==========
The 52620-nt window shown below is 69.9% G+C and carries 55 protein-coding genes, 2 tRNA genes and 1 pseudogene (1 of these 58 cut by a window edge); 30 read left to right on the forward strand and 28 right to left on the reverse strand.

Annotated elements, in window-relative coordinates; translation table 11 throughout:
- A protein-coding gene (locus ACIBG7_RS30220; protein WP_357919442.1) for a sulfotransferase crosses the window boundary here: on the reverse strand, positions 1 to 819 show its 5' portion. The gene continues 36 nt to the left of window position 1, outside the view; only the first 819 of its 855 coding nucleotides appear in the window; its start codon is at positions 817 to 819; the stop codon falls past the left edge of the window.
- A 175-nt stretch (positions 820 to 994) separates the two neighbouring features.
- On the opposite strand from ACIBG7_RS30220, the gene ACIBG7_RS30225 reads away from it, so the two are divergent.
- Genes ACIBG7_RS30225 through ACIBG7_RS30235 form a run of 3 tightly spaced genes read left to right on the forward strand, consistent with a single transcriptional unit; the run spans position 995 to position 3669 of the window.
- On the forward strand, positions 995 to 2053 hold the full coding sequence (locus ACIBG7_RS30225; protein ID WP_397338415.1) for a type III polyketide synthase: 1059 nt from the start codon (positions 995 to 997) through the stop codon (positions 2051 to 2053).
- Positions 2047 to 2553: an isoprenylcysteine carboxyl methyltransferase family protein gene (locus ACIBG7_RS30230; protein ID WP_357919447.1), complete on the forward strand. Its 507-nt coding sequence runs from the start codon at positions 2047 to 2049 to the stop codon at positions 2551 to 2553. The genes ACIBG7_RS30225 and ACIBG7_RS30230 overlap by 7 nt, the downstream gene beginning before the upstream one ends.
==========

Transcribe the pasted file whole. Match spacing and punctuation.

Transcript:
The 52620-nt window shown below is 69.9% G+C and carries 55 protein-coding genes, 2 tRNA genes and 1 pseudogene (1 of these 58 cut by a window edge); 30 read left to right on the forward strand and 28 right to left on the reverse strand.

Annotated elements, in window-relative coordinates; translation table 11 throughout:
- A protein-coding gene (locus ACIBG7_RS30220; protein WP_357919442.1) for a sulfotransferase crosses the window boundary here: on the reverse strand, positions 1 to 819 show its 5' portion. The gene continues 36 nt to the left of window position 1, outside the view; only the first 819 of its 855 coding nucleotides appear in the window; its start codon is at positions 817 to 819; the stop codon falls past the left edge of the window.
- A 175-nt stretch (positions 820 to 994) separates the two neighbouring features.
- On the opposite strand from ACIBG7_RS30220, the gene ACIBG7_RS30225 reads away from it, so the two are divergent.
- Genes ACIBG7_RS30225 through ACIBG7_RS30235 form a run of 3 tightly spaced genes read left to right on the forward strand, consistent with a single transcriptional unit; the run spans position 995 to position 3669 of the window.
- On the forward strand, positions 995 to 2053 hold the full coding sequence (locus ACIBG7_RS30225; protein ID WP_397338415.1) for a type III polyketide synthase: 1059 nt from the start codon (positions 995 to 997) through the stop codon (positions 2051 to 2053).
- Positions 2047 to 2553: an isoprenylcysteine carboxyl methyltransferase family protein gene (locus ACIBG7_RS30230; protein ID WP_357919447.1), complete on the forward strand. Its 507-nt coding sequence runs from the start codon at positions 2047 to 2049 to the stop codon at positions 2551 to 2553. The genes ACIBG7_RS30225 and ACIBG7_RS30230 overlap by 7 nt, the downstream gene beginning before the upstream one ends.